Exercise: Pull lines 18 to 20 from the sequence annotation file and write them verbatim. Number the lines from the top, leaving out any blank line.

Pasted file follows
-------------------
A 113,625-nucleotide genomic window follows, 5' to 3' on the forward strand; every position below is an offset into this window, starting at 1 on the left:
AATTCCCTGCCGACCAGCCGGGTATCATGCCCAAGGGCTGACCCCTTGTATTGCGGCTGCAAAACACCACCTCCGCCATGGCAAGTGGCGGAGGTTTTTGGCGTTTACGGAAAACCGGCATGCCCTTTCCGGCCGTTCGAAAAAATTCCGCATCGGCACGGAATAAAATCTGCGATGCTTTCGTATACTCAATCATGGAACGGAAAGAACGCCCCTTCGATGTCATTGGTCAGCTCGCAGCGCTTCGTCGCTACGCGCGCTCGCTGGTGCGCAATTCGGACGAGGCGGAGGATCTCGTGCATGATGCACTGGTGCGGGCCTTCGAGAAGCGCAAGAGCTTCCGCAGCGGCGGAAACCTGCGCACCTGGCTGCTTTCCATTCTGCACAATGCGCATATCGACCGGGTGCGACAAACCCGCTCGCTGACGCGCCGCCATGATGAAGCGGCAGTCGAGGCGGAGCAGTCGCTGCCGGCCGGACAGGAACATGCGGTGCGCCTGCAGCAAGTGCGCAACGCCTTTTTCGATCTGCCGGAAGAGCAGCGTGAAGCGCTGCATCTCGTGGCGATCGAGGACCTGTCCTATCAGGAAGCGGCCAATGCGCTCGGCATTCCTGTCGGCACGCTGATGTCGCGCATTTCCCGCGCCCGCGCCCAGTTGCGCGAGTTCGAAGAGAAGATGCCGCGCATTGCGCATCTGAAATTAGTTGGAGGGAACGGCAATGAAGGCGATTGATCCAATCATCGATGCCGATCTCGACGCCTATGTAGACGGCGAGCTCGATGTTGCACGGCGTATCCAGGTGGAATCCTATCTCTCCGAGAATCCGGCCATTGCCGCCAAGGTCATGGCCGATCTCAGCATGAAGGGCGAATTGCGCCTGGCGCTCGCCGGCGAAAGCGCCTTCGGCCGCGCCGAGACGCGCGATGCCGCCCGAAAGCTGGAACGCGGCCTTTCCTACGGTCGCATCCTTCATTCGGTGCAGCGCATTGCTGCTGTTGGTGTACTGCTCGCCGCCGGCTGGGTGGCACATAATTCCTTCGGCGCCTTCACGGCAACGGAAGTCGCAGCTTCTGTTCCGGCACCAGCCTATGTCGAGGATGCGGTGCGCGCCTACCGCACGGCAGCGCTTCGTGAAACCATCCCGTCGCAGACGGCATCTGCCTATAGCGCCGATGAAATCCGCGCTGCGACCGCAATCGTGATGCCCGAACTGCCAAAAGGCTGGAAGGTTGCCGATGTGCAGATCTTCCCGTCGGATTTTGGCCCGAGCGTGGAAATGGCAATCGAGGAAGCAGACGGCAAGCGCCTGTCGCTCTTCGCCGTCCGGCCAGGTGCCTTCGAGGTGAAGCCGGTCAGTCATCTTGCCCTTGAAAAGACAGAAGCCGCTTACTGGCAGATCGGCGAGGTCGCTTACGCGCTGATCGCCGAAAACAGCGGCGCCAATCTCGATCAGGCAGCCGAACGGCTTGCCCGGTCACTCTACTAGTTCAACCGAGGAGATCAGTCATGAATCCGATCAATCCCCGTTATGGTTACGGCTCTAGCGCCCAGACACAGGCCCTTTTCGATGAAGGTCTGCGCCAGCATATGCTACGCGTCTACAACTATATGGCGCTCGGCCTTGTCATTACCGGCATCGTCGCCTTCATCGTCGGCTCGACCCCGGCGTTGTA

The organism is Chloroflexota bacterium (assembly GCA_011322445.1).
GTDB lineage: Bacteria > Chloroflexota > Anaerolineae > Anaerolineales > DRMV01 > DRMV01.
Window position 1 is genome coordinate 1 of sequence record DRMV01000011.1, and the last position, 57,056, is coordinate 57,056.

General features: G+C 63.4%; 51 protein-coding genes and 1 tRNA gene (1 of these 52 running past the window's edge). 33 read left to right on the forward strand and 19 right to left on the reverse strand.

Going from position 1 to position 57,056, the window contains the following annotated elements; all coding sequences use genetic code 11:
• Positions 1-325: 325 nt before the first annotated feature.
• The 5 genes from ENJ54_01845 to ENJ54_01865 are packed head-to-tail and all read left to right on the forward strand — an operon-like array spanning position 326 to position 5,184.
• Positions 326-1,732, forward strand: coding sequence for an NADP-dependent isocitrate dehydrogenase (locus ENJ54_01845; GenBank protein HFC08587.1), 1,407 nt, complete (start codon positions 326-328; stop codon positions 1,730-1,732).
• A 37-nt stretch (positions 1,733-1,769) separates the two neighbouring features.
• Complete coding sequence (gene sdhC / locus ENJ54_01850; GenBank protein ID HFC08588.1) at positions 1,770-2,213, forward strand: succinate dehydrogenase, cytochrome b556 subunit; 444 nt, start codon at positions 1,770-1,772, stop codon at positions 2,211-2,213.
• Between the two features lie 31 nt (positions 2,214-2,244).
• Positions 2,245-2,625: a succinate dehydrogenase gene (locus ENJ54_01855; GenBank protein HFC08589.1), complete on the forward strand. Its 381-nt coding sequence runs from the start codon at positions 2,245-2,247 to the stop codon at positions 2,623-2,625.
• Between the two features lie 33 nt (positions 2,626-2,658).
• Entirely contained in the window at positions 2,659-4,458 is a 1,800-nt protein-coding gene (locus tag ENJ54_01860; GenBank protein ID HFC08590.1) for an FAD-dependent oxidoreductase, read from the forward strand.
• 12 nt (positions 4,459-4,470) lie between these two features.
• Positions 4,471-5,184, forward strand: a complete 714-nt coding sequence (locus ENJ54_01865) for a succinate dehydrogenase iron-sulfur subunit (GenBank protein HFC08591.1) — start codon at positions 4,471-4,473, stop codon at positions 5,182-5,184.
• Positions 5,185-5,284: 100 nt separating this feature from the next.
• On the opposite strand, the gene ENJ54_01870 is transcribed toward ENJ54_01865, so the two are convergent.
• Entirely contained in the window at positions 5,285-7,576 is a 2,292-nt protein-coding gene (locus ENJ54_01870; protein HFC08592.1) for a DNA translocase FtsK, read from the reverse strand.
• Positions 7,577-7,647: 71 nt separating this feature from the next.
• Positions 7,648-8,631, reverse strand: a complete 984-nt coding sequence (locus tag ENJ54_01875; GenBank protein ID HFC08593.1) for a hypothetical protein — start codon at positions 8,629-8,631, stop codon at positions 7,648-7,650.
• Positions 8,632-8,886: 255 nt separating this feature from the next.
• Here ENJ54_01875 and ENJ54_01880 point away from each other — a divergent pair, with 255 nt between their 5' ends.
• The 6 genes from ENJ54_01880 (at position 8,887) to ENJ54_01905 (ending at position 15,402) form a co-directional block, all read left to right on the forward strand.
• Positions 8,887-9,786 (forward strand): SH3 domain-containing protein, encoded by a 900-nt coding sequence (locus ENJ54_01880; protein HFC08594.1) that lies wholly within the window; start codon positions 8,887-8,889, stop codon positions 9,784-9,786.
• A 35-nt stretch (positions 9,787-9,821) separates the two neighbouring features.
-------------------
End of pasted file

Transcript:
• Positions 4,471-5,184, forward strand: a complete 714-nt coding sequence (locus ENJ54_01865) for a succinate dehydrogenase iron-sulfur subunit (GenBank protein HFC08591.1) — start codon at positions 4,471-4,473, stop codon at positions 5,182-5,184.
• Positions 5,185-5,284: 100 nt separating this feature from the next.
• On the opposite strand, the gene ENJ54_01870 is transcribed toward ENJ54_01865, so the two are convergent.